4

The New Valley View Will Be Like Uptown, With a Gondola

^
Keep Dallas Observer Free
I Support
  • Local
  • Community
  • Journalism
  • logo

Support the independent voice of Dallas and help keep the future of Dallas Observer free.

The last time I set foot in Valley View Center three or four years ago, it was eerily reminiscent of a post-apocalyptic zombie flick, and not the old-school kind with the undead lurching forward with laughable slowness. The zombies that come to mind are the type that are puma-quick and would have no trouble overtaking their prey across the depopulated expanse of brown tile.

For at least the past year, a plan has been taking shape to transform the mall and its surroundings from dreary movie set into the thriving center of commerce it was 20 years ago. Commercial real estate developer Scott Beck purchased Valley View last year, envisioning the construction "centralized urban village."

The big reveal came today when Beck and city planners presented their grand vision for the Valley View area And "grand" might actually be an understatement. This is a $10 billion-plus development on 450 acres bounded by Preston Road, LBJ, the Tollway, and Alpha Road. We're talking 1,000 hotel rooms, 5,000 upscale apartments and condos, 4 million square feet of office space, plus generous amounts of space dedicated to entertainment and retail. Pretty much all that will remain is Sears, JC Penney, and the AMC theater, and those will all have new digs. There will be European-style "bullet trolleys," 20 acres of green space, and connection, via bike trails, to White Rock Lake.

The whole thing has been dubbed Dallas Midtown.

Beck says it is "a bit premature" to speculate on the details of the public-private partnership, but that it will be "developer driven." The city will likely kick in some money for infrastructure improvements, and there will probably be a TIF district to help cover some development cost, but the bulk of the funding will be sought out by Beck Ventures, which owns the 100 acres on which Valley View sits, and surrounding property owners.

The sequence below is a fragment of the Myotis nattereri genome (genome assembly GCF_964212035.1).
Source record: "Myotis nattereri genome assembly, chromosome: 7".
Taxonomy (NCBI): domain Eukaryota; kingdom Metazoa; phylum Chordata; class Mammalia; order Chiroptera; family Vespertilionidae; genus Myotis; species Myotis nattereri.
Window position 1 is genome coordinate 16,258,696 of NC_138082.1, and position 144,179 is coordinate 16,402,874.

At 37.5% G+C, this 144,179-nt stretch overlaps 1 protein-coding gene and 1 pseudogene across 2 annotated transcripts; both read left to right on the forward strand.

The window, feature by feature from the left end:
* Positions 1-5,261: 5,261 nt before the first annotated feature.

To understand the full scope of the vision for Dallas Midtownwatch this video. It's a dizzying tour of a densely packed urban utopia, full of pedestrians and sunshine and relentless techno music. You'll also spot what Beck calls the project's "crown jewel": a gondola.

Yup. Riders will be conveyed to the Galleria by the type of suspended cable car typically reserved for amusement parks and scenic mountain towns. It seems like an odd thing to include in an urban setting, just as it seems odd to name an area north of LBJ "Midtown." But maybe that's what the people of the future will want.

Another quibble: The whole concept reeks vaguely of Victory Park, which is its own kind of urban dystopia, albeit one that's more Stepford Wives than 28 Days Later. That would still be quite an improvement, but one wonders if the redevelopment of Valley View wouldn't be better achieved more organically and on a smaller scale.

Beck, who predicts that businesses and people are poised to "rubber band" from the northern cities back to Dallas, prefers to compare it to another development. "It's a large vision," he says, "It's the equivalent to standing on top of the Crescent Hotel (in the 1980s) and not seeing what you see today in West Village and Uptown."

That will take two or three decades, and it might not look exactly like the renderings, but Beck is confident it will happen.

Keep the Dallas Observer Free... Since we started the Dallas Observer, it has been defined as the free, independent voice of Dallas, and we would like to keep it that way. Offering our readers free access to incisive coverage of local news, food and culture. Producing stories on everything from political scandals to the hottest new bands, with gutsy reporting, stylish writing, and staffers who've won everything from the Society of Professional Journalists' Sigma Delta Chi feature-writing award to the Casey Medal for Meritorious Journalism. But with local journalism's existence under siege and advertising revenue setbacks having a larger impact, it is important now more than ever for us to rally support behind funding our local journalism. You can help by participating in our "I Support" membership program, allowing us to keep covering Dallas with no paywalls.

We use cookies to collect and analyze information on site performance and usage, and to enhance and customize content and advertisements. By clicking 'X' or continuing to use the site, you agree to allow cookies to be placed. To find out more, visit our cookies policy and our privacy policy.

 

Join the Observer community and help support independent local journalism in Dallas.

 

Join the Observer community and help support independent local journalism in Dallas.